1911 Encyclopædia Britannica/Askew, Anne
ASKEW, or Ascue, ANNE (1521?–1546), English Protestant martyr, born at Stallingborough about 1521, was the second daughter of Sir William Askew (d. 1540) of South Kelsey, Lincoln, by his first wife Elizabeth, daughter of Thomas Wrottesley. Her elder sister, Martha, was betrothed by her parents to Thomas Kyme, a Lincolnshire justice of the peace, but she died before marriage, and Anne was induced or compelled to take her place. She is said to have had two children by Kyme, but religious differences and incompatibility of temperament soon estranged the couple. Kyme was apparently an unimaginative man of the world, while Anne took to Bible-reading with zeal, became convinced of the falsity of the doctrine of transubstantiation, and created some stir in Lincoln by her disputations. According to Bale and Foxe her husband turned her out of doors, but in the privy council register she is said to have “refused Kyme to be her husband without any honest allegation.” She had as good a reason for repudiating her husband as Henry VIII. for repudiating Anne of Cleves. In any case, she came to London and made friends with Joan Bocher, who was already known for heterodoxy, and other Protestants. She was examined for heresy in March 1545 by the lord mayor, and was committed to the Counter prison. Then she was examined by Bonner, the bishop of London, who drew up a form of recantation which he entered in his register. This fact led Parsons and other Catholic historians to state that she actually recanted but she refused to sign Bonner’s form without qualification. Two months later, on the 24th of May, the privy council ordered her arrest. On the 13th of June 1545, she was arraigned as a sacramentarian under the Six Articles at the Guildhall; but no witness appeared against her; she was declared not guilty by the jury and discharged after paying her fees.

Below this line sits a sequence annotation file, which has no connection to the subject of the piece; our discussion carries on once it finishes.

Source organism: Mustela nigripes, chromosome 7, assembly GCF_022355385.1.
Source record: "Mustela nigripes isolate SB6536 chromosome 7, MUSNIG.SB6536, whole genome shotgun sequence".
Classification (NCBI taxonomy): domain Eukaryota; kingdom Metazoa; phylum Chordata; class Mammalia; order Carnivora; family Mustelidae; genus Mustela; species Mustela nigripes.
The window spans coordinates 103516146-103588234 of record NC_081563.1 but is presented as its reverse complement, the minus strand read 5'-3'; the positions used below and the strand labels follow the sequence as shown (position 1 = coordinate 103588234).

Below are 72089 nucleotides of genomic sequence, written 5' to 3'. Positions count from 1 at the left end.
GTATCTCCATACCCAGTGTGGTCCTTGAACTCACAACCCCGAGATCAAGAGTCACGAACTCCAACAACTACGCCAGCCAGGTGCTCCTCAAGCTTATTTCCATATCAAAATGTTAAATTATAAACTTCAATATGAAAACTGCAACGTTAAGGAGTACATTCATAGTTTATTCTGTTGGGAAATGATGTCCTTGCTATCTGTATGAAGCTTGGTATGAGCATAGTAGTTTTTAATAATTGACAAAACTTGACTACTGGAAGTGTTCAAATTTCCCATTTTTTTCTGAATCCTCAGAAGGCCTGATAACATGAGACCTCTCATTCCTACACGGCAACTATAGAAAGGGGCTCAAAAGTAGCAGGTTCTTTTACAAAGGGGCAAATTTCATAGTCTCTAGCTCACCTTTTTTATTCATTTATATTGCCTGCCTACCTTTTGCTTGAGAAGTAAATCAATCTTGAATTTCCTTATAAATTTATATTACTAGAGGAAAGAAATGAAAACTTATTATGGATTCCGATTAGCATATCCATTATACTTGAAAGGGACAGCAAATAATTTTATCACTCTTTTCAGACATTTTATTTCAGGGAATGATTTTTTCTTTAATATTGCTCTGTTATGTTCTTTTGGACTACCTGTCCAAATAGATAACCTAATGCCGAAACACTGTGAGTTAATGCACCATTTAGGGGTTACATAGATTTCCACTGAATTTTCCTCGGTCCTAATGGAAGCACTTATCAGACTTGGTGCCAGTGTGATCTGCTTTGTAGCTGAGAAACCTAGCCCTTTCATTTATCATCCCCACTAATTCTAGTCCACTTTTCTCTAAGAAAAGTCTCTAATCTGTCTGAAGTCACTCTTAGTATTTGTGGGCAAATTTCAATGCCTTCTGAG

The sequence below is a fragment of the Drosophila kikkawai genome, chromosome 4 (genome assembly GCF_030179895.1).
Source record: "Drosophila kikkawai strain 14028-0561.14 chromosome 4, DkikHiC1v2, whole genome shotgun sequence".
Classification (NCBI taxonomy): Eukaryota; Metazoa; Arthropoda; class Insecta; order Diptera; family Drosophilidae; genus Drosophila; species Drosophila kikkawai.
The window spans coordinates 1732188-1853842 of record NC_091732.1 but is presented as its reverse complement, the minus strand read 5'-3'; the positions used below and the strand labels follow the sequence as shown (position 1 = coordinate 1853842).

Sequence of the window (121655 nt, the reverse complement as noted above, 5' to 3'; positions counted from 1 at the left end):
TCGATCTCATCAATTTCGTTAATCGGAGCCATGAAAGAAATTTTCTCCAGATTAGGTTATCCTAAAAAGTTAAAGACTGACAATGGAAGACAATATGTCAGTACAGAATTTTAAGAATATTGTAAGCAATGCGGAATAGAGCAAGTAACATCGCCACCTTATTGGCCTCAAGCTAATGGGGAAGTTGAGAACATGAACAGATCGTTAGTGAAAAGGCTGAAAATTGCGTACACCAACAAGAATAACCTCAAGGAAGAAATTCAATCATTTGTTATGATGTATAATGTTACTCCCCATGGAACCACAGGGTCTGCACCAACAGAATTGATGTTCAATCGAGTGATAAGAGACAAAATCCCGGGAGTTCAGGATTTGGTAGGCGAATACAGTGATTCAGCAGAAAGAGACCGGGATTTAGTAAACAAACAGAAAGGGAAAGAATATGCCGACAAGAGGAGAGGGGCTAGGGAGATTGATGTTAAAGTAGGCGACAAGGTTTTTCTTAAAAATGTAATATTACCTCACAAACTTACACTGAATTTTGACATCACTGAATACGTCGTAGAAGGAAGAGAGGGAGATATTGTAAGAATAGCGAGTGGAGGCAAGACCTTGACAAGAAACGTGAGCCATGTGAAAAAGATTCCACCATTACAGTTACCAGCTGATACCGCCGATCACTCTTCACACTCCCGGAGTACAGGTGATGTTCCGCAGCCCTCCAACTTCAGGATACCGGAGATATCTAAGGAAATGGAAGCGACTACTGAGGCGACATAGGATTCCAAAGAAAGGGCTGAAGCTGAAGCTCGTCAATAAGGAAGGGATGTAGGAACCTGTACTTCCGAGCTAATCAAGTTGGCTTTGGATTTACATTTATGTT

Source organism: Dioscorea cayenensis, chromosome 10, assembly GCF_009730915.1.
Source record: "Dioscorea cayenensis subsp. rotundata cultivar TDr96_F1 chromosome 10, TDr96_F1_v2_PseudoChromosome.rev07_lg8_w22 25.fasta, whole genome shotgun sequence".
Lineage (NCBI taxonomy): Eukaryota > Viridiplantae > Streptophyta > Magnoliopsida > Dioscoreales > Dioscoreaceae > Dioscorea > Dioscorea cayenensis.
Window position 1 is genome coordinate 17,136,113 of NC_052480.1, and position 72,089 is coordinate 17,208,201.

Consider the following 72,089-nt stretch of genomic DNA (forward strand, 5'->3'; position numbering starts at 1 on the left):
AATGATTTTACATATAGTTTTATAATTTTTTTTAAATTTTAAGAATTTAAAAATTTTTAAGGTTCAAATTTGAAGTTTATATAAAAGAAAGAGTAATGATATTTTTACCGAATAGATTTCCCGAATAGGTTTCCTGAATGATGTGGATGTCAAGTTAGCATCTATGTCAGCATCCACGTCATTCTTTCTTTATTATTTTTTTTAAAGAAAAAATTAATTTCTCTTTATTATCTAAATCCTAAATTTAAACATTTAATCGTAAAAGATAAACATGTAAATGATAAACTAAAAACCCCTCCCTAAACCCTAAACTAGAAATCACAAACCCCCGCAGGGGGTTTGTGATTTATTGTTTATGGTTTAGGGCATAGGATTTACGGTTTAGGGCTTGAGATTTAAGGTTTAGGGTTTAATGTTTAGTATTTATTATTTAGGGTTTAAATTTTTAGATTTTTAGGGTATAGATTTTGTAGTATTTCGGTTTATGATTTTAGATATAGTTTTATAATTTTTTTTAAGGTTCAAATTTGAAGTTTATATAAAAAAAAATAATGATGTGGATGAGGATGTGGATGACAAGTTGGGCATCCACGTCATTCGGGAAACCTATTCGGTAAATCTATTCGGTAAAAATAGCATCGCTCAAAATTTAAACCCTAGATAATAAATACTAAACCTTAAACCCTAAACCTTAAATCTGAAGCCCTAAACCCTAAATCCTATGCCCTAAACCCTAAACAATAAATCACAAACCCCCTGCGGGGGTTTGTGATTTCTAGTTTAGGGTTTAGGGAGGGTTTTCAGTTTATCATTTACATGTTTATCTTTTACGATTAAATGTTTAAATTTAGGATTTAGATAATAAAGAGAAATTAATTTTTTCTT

The reactionary party, which, owing to the absence of Hertford and Lisle and to the presence of Gardiner, gained the upper hand in the council in the summer of 1546, were not satisfied with this repulse; they probably aimed at the leaders of the reforming party, such as Hertford and possibly Queen Catherine Parr, who were suspected of favouring Anne, and on the 18th of June 1546 Anne was again arraigned before a commission including the lord mayor, the duke of Norfolk, St John, Bonner and Heath. No jury was empanelled and no witnesses were called; she was condemned, simply on her confession, to be burnt. On the same day she was called before the privy council with her husband. Kyme was sent home into Lincolnshire, but Anne was committed to Newgate, “for that she was very obstinate and heady in reasoning of matters of religion.” On the following day she was taken to the Tower and racked; according to Anne’s own statement, as recorded by Bale, the lord chancellor, Wriothesley, and the solicitor-general, Rich, worked the rack themselves; but she “would not convert for all the pain” (Wriothesley, Chronicle i. 168). Her torture, disputed by Jardine, Lingard and others, is substantiated not only by her own narrative, but by two contemporary chronicles, and by a contemporary letter (ibid.; Narratives of the Reformation, p. 305; Ellis, Original Letters, 2nd Ser. ii. 177). For four weeks she was left in prison, and at length on the 16th of July, she was burnt at Smithfield in the presence of the same persecuting dignitaries who had condemned her to death.